The Storm Tamer
I was raised on a lake—Schroon Lake. It’s nestled high in the Adirondack Mountains of Upstate New York, and my dad loved to take me out sailing. When I was eighteen I worked at Word of Life Island. At that point the lake is more than a mile wide and thunderstorms love to snake up from the south. I remember one afternoon when my dad and I were out sailing, he completely misjudged the strike of the storm. A gust caught our main sail and whipped us sideways to the white caps. The lightning strikes electrified the water, and we were still a half-mile from shore.
Now Schroon Lake wasn’t Galilee where The Jerusalem Post reported in March of 1992 that ten foot waves crashed over the retaining walls into downtown Tiberius when a vicious storm hit, but I knew firsthand what it was like to be terrified in a storm. In the first century Jesus and His disciples got caught in a squall Rembrandt pictured in one of his paintings.
Luke described the incident like this:
“Now it happened on one of the days that Jesus climbed into a boat and His disciples climbed aboard as well. He said, ‘Let’s go to the other side of the lake.’ So they shoved off. While they were sailing, He fell asleep. A squall hit hard with intense wind. The boat started filling with water. Thinking their lives were in danger, they went to Jesus and woke Him up. ‘Master, Master, we’re perishing.’ Fully awake, Jesus rebuked the wind and the rough water. They quieted and became calm. Then He said to His disciples, ‘Where is your faith?’ Filled with fear and wonder, they said to one another, ‘Who is this then that He commands even the wind and the water, and they listen to Him?’”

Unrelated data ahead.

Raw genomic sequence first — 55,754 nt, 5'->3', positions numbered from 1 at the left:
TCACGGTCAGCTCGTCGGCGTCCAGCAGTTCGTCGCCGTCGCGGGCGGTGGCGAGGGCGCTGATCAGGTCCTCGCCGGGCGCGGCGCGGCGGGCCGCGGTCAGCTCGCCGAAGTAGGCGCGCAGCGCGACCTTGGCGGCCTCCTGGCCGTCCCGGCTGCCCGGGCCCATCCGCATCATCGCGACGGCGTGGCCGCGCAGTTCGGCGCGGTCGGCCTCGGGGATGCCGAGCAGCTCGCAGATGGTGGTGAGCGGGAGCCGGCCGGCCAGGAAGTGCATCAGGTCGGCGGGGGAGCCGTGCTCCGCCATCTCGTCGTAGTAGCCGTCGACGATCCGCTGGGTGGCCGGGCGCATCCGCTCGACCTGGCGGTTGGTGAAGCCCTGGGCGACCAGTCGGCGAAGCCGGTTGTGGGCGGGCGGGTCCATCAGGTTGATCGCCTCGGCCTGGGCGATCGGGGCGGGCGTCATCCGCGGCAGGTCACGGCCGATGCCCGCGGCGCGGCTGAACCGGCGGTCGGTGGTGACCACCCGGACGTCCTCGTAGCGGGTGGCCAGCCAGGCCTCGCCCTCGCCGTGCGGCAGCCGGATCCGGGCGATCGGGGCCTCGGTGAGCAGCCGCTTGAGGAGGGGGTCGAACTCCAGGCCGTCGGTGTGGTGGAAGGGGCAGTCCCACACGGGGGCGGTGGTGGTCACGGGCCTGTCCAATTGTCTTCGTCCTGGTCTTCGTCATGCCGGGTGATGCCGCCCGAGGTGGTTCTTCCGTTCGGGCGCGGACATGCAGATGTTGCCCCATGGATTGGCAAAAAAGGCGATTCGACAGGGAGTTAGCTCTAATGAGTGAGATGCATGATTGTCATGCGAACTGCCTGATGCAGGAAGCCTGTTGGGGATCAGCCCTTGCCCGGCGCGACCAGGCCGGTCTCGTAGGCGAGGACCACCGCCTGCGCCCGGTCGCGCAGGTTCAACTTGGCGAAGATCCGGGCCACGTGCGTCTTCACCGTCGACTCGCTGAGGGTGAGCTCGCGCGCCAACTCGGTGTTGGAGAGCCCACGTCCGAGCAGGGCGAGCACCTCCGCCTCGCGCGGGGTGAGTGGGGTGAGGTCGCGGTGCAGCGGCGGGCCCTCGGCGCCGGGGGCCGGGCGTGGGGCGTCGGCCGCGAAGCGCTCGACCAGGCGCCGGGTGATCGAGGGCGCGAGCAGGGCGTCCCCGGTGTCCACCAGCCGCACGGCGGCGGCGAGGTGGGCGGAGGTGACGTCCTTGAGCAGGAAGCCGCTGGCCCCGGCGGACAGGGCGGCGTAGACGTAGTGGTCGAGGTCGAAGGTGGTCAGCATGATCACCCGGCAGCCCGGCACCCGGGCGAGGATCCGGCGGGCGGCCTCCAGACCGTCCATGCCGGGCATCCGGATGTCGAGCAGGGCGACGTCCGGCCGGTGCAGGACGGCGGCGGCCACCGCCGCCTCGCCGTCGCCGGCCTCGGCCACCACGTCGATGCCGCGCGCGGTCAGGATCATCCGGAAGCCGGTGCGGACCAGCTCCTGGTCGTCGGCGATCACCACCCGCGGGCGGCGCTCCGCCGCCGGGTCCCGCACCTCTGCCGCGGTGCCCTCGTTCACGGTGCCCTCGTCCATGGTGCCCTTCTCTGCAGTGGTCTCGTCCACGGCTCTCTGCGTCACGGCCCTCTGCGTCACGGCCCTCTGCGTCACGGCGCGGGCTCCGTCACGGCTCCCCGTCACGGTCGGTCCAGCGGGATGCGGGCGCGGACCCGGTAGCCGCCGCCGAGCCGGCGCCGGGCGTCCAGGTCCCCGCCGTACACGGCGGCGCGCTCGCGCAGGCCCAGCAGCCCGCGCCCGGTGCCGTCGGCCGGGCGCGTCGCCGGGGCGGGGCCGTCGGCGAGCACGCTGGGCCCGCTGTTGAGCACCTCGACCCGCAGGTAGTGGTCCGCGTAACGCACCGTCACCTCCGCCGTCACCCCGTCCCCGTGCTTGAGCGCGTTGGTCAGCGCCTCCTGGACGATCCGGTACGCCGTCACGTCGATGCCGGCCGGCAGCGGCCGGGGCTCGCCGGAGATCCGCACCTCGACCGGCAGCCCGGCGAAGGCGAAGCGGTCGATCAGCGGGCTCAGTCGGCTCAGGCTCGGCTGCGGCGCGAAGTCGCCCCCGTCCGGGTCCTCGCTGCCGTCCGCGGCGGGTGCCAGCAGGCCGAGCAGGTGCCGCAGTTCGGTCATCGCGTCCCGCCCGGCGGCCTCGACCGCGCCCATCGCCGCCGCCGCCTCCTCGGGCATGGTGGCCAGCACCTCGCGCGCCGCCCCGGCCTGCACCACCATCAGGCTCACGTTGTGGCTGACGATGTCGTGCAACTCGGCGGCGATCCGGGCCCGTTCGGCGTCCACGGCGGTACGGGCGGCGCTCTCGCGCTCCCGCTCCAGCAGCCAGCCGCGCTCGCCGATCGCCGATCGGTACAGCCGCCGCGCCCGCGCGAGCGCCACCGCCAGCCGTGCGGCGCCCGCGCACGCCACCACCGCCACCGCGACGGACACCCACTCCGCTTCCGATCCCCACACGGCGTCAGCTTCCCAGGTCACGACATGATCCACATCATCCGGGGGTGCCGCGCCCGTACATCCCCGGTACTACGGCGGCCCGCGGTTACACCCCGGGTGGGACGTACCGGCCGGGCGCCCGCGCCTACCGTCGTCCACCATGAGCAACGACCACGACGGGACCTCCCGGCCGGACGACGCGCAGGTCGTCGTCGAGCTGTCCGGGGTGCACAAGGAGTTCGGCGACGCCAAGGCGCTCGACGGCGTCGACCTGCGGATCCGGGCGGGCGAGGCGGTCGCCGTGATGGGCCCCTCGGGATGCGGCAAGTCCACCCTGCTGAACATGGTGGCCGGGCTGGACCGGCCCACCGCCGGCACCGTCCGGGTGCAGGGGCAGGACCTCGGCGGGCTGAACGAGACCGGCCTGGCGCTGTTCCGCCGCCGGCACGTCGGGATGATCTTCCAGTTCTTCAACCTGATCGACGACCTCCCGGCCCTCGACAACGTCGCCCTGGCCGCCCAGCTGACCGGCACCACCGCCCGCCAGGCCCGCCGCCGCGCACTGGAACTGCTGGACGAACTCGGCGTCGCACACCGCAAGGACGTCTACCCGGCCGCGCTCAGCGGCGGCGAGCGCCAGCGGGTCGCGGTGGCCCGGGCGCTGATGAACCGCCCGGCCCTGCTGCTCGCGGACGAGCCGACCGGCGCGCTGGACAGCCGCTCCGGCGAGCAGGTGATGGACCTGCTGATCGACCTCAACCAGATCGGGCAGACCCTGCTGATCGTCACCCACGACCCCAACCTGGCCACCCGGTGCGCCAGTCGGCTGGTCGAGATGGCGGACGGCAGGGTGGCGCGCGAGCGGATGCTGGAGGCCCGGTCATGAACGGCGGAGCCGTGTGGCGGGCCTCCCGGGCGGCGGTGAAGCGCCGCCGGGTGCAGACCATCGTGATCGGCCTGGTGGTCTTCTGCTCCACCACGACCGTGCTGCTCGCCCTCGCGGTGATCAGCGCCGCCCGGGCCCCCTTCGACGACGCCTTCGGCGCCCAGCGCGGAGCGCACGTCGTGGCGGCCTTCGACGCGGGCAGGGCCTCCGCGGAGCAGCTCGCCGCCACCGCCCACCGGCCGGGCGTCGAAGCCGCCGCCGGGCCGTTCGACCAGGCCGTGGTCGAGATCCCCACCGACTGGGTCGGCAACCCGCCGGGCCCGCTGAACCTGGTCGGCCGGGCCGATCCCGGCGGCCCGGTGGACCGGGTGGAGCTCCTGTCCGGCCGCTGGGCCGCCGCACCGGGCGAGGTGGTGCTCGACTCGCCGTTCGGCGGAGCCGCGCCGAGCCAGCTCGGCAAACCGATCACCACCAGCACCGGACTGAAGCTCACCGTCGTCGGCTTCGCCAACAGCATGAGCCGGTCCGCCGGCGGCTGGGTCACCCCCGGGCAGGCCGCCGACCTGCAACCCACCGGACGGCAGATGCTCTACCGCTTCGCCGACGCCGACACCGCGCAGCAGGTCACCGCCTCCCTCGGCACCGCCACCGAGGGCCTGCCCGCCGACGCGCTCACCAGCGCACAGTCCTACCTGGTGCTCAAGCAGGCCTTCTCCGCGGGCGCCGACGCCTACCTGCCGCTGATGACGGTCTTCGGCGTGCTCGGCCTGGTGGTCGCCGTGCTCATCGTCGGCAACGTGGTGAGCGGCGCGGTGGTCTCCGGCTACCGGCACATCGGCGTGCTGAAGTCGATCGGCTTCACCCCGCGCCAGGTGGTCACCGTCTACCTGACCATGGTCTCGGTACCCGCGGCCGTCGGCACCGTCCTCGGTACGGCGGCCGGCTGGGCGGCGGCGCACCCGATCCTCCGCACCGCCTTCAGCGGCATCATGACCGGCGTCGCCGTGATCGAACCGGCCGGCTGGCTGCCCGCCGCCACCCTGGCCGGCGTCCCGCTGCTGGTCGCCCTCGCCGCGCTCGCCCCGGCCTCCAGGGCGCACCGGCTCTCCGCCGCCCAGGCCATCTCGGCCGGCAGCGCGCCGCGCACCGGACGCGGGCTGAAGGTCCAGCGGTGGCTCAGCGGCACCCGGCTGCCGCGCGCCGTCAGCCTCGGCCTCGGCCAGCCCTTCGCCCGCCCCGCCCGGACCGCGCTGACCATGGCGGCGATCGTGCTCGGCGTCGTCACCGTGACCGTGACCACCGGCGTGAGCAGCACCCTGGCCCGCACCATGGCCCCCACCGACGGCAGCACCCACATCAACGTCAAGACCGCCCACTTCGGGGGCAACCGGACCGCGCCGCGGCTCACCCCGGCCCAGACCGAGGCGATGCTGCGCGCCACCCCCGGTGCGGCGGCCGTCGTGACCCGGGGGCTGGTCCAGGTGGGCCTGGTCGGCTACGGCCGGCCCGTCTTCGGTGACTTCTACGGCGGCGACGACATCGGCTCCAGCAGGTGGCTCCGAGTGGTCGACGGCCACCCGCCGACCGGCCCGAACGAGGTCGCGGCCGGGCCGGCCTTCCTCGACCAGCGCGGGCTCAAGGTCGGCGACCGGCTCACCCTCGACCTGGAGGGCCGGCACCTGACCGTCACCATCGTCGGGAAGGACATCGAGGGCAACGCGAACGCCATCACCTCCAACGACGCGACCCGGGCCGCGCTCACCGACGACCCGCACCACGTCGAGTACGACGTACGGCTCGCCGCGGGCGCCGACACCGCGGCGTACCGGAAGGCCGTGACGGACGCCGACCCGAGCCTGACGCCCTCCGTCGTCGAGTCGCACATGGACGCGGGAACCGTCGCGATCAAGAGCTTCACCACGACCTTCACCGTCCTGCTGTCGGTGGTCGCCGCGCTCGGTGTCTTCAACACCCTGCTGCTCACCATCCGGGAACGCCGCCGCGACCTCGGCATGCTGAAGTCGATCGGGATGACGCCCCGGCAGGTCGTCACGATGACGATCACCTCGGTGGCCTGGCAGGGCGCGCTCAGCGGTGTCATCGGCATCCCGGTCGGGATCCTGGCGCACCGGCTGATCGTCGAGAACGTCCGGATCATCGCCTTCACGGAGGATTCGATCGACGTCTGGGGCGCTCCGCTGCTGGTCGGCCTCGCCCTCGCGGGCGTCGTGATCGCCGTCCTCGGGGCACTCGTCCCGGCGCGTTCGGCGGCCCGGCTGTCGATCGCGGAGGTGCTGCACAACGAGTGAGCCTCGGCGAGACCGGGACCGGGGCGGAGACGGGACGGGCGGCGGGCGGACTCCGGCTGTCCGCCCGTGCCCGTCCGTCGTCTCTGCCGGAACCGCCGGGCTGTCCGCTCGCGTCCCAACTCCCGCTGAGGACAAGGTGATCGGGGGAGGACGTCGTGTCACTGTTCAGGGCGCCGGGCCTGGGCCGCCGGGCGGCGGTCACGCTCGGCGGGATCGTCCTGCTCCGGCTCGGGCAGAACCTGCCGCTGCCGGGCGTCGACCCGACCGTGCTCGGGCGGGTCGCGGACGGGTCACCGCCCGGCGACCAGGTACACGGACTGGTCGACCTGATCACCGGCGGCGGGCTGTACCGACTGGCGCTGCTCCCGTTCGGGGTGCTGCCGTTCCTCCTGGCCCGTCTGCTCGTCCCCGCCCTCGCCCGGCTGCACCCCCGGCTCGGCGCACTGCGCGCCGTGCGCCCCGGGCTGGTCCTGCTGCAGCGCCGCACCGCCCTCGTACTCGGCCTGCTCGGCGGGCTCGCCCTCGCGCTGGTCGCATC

Luke wants me to get the point. Jesus was the Word—the same voice of God that in Genesis 1 dealt with the chaos of the darkness and the restless waters covering an uninhabitable world. This event on the Sea of Galilee Luke shares is obviously only a small act for the One who created the Sea.
LORD Jesus, I worship You today as my Creator and Master. Help me to trust that when You say we’re going to the other side, no matter what storms arise in between, we’ll make it to the other side.
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